Kim Kye-hong, president of the Korea Legislation Research Institute, said, “Last year, we focused on legislation concerning the pandemic response and cooperation strategies in Asia in the post-coronavirus era. In the face of an unprecedented crisis, it was an opportunity to reflect on the importance of cooperation between countries in the Asian region.”

“Now is the time to respond to and overcome crises together and seek ways to achieve shared prosperity and stability through cooperation among Asian countries,” he said.

“To this end, each Asian country should prepare laws and systems that are reasonable and effective while meeting the peculiar conditions of their own countries.”

Hong Jang-pyo, president of the Korea Development Institute, said systematic modification of laws and systems that are the foundation for governing a state has significantly contributed to Korea’s economic development.

“Systematic modification of laws and systems is necessary to ensure the development of global economy and co-prosperity of an international society. The modification of laws and systems can be regarded as laying the groundwork for governing a state well,” Hong said.

Le Thanh Long, Vietnam’s minister of justice, said improving the country’s legal system to meet sustainable development goals has always been one of the top priorities and a long-term investment.

“After 35 years of renovation, the work of developing and improving Vietnam’s institutions has achieved many remarkable results,” he said.

“We look forward to and will continue to actively cooperate with Korea and other countries in the Asian region in the process of legal reform, together towards the goal of building an increasingly prosperous and developed Asia.”

During the first session titled “Present and future of legislative administration of Korea and other Asian countries,” participants presented exemplary cases of legislative administration.

Ryu Chol-ho, director of the ministry’s office for administrative legislation innovation, presented Korea’s general act on public administration. Ryu Jun-mo, director of the ministry’s legislative information division, introduced the nation’s legislative information system.

Kardwiyana Ukar, head of the bureau of government internal affairs from the Secretariat Cabinet of Indonesia, and Nguyen Hong Tuyen, director general of general affairs on legislative development from the Ministry of Justice of Vietnam, presented exemplary cases of their respective countries.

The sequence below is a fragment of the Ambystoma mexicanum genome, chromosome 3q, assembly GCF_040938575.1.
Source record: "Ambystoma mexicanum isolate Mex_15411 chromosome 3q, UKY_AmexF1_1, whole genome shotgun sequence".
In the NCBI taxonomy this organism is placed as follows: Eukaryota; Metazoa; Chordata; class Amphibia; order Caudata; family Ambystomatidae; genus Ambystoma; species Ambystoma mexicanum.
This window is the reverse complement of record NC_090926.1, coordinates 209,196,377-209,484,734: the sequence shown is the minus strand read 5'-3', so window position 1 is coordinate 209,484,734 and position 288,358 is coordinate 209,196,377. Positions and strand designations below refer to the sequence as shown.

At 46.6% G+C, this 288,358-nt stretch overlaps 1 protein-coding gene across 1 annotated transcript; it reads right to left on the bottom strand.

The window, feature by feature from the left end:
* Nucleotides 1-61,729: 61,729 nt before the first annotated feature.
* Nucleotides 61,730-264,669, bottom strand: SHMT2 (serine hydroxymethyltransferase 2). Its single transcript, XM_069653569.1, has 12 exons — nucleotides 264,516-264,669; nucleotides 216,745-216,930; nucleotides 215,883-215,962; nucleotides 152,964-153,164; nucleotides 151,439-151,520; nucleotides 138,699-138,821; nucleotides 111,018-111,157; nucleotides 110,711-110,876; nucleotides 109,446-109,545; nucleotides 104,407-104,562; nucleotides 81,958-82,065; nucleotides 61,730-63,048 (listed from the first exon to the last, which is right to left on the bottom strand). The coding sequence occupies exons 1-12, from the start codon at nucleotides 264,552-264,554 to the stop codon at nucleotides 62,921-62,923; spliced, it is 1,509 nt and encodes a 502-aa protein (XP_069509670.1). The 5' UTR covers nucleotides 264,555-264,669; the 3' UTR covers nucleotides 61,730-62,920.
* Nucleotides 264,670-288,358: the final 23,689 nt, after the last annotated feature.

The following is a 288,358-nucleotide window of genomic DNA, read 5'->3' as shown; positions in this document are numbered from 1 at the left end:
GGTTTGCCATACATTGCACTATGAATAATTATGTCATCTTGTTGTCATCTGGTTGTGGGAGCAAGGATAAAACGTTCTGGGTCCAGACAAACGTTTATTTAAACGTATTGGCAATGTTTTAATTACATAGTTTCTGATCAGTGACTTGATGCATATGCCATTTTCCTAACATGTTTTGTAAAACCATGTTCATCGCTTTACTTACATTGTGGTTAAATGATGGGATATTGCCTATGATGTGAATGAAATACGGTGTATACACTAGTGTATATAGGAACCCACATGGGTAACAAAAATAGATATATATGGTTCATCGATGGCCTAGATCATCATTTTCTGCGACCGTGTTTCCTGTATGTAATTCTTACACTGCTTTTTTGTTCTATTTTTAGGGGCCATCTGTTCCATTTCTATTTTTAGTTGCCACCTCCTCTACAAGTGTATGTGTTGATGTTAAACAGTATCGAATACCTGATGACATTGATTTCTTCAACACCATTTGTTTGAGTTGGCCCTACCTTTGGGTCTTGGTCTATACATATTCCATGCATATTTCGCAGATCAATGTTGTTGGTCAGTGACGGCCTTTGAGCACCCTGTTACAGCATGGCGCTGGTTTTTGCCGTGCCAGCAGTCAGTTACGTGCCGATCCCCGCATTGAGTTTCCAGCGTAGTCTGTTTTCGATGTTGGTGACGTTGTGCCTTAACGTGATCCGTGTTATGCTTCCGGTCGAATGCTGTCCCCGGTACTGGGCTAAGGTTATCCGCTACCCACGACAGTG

By Shin Ji-hye

Published : October 28, 2021

By : The Korea Herald

U.S. holiday sales to rise 8.5 pct to 10.5 pct despite supply chain disruptions: NRF #SootinClaimon.Com

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https://www.nationthailand.com/international/40008086


The figures, which exclude automobile dealers, gasoline stations and restaurants, exceed the previous record in 2020 when holiday sales grew 8.2 percent to 777.3 billion dollars.

U.S. holiday sales during November and December are expected to grow between 8.5 percent and 10.5 percent over 2020 to reach between 843.4 billion U.S. dollars and 859 billion dollars, the National Retail Federation (NRF) said on Wednesday.

The figures, which exclude automobile dealers, gasoline stations and restaurants, exceed the previous record in 2020 when holiday sales grew 8.2 percent to 777.3 billion dollars.

“Consumers are in a very favorable position going into the last few months of the year as income is rising and household balance sheets have never been stronger,” NRF President and CEO Matthew Shay said in a statement.

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“Retailers are making significant investments in their supply chains and spending heavily to ensure they have products on their shelves to meet this time of exceptional consumer demand,” Shay said.